My column in today’s DNA
Way back in 1964, media theorist and technological determinist Marshall McLuhan stated, “The medium is the message”, a line that has been quoted extensively. McLuhan’s work looked at the impact of communication and communications technology on culture. The most famous example that McLuhan used to explain his theory was the ordinary light bulb. He explained it by saying that the light bulb is pure information. It is a medium without a message. “Whether the light is used for brain surgery or night baseball is a matter of indifference. It could be argued that these activities are in some way the ‘content’ of the electric light, since they could not exist without the electric light. This fact merely underlines the fact that ‘the medium is the message’,” he argued.
The presence of the light bulb, ie, the presence of electricity, changes the world as we know it. It enables a whole host of activities that were not even thought of when there was no electricity. To appreciate this better, we need to imagine a world without electricity: all work done in daylight hours because there is no power to light bulbs; no fans, no computers, no heavy industries; jobs restricted to agrarian, manufacturing to basics. Services — such as banking, insurance, health care — would be restricted to the elite, education would be the purview of a few. A world without electricity is a world that is deeply unequal in nature, a world in which people are mainly restricted to traditional professions; a world that existed 100 years ago.
Electricity is more than the delivery of energy. Its very presence changes the way in which we live, work, and do business. Its availability liberates people from feudal social structures. It is hardly surprising that nations and societies whose citizens have access to energy on a continuous basis are far more egalitarian than nations and societies that don’t. The lack of electricity is associated with societies and regions with deprivation, poverty, feudalism, crimes against women, and social unrest.
The presence of electricity, on the other hand, is empowering people and opens up choice and opportunity in the way they conduct their lives. A country or a state that looks for energy security for its people is one that cares about the well-being of its citizens. On the other hand, a country or a state that does not prioritise energy access for all is failing miserably in its duties by its citizens.
It is estimated that 1.5 billion people across the world, or almost a fifth of its population, have absolutely no access to electricity. Over 400 million people have never experienced electricity. When the sun sets, their world goes dark, and stays that way till the sun rises again.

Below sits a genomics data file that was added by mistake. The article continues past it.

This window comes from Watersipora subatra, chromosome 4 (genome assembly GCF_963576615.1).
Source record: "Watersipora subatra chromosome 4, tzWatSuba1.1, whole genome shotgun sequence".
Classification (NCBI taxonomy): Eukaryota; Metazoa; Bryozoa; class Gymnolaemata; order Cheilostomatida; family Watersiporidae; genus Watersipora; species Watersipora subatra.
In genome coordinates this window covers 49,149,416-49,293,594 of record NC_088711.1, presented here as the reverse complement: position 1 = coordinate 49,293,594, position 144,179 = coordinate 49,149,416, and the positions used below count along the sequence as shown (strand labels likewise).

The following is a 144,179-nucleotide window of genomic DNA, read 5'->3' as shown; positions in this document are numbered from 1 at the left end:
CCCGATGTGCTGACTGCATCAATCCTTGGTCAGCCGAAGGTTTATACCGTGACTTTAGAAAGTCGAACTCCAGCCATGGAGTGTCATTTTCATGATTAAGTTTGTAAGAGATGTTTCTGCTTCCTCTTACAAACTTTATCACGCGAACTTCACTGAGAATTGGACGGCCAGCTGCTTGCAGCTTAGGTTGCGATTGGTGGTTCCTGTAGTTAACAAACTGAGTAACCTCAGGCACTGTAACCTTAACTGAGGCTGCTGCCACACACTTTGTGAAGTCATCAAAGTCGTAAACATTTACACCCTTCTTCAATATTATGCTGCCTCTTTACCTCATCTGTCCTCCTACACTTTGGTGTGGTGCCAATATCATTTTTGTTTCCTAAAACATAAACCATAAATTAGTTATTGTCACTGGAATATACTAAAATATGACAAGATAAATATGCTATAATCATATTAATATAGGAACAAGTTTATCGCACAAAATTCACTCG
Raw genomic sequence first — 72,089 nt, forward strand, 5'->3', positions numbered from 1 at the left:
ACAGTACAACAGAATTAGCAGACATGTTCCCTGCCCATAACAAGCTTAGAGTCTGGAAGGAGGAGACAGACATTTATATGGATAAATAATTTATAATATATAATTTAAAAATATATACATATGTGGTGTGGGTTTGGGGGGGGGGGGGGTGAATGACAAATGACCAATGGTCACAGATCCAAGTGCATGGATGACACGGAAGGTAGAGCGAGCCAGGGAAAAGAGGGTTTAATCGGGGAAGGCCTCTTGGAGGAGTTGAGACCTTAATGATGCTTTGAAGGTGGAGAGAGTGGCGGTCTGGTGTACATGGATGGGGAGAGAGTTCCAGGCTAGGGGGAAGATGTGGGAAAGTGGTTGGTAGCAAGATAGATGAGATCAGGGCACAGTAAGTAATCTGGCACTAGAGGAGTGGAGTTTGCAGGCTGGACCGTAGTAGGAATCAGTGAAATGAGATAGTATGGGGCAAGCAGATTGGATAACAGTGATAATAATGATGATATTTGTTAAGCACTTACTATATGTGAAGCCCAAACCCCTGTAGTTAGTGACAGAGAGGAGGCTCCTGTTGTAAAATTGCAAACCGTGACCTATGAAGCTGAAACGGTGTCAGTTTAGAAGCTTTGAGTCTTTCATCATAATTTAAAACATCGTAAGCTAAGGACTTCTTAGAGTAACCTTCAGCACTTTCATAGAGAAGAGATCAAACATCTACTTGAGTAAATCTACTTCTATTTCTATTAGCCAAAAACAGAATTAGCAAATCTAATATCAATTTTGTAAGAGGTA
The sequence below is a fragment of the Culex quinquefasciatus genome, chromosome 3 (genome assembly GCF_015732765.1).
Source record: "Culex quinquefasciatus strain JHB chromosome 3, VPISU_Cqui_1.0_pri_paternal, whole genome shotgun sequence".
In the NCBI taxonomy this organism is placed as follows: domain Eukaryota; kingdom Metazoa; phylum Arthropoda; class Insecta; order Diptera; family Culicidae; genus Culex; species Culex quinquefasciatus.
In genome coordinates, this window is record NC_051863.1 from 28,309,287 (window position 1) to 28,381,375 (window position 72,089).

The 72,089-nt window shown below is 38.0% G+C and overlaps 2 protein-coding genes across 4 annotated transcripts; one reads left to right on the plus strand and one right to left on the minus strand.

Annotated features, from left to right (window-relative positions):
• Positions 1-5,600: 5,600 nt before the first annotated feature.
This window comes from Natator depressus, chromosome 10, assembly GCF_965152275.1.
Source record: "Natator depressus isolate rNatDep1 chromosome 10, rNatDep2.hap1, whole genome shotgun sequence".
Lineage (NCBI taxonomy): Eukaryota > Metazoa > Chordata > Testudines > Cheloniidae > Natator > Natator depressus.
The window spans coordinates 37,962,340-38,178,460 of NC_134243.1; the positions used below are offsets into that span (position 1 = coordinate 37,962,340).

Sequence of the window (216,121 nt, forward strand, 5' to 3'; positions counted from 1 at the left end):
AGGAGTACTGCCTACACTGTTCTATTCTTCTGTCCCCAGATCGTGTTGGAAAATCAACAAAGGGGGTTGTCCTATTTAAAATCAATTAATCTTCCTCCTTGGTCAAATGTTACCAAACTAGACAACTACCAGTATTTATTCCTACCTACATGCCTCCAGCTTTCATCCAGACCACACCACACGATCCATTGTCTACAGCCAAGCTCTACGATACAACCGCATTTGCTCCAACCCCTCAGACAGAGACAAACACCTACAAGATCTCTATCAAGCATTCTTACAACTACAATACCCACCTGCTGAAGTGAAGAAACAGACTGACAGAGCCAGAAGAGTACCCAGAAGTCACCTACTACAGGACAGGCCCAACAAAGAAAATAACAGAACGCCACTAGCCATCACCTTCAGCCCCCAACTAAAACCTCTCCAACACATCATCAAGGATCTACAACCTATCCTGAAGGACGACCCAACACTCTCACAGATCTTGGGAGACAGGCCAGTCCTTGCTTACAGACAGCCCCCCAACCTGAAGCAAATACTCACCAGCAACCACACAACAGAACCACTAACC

However, the demand for electricity has to be balanced with methods of generating it in a manner that is cost effective and sustainable. In the last two decades, the world has been slowly looking at renewable energy — solar, wind, tidal waves, energy sources that are replenished by nature — as a method of ensuring energy security for the vast majority of its citizens.
This year, 2012, has been declared by the UN General Assembly as the International Year of Sustainable Energy for All. Governments, private enterprise and NGOs such as Greenpeace are working at the grassroots to help bring electricity off the main grids, purely at the local level. Called the Smart Energy Access strategy, it allows the transition “from rural electrification to universal electrification by making use of the versatility of micro grids. That is, its functionality as an off-grid system, the ability to incorporate multiple generation sources, adapt to demand growth, and to be integrated with the central grid, while retaining the ability to separate and operate as an island grid if needed.”
Large power plants are vital to power heavy industry and large-scale growth. Dhule, for example, is the home for the world’s largest consolidated solar power project, Jaitapur for the largest nuclear plant. Neither will be ready this year, or even the next. Both will take time. Providing electricity through a central grid may be the ideal method of doing so, but in a world of growing aspirations it may be impossible to get people to wait so long.
Development is not possible without energy. And sustainable development is not possible without sustainable energy. India needs to empower its people by providing energy access to all — cheap, clean energy that powers homes, businesses, and schools. An energy policy that puts the household at its core and builds up from the needs of the household may be the way ahead.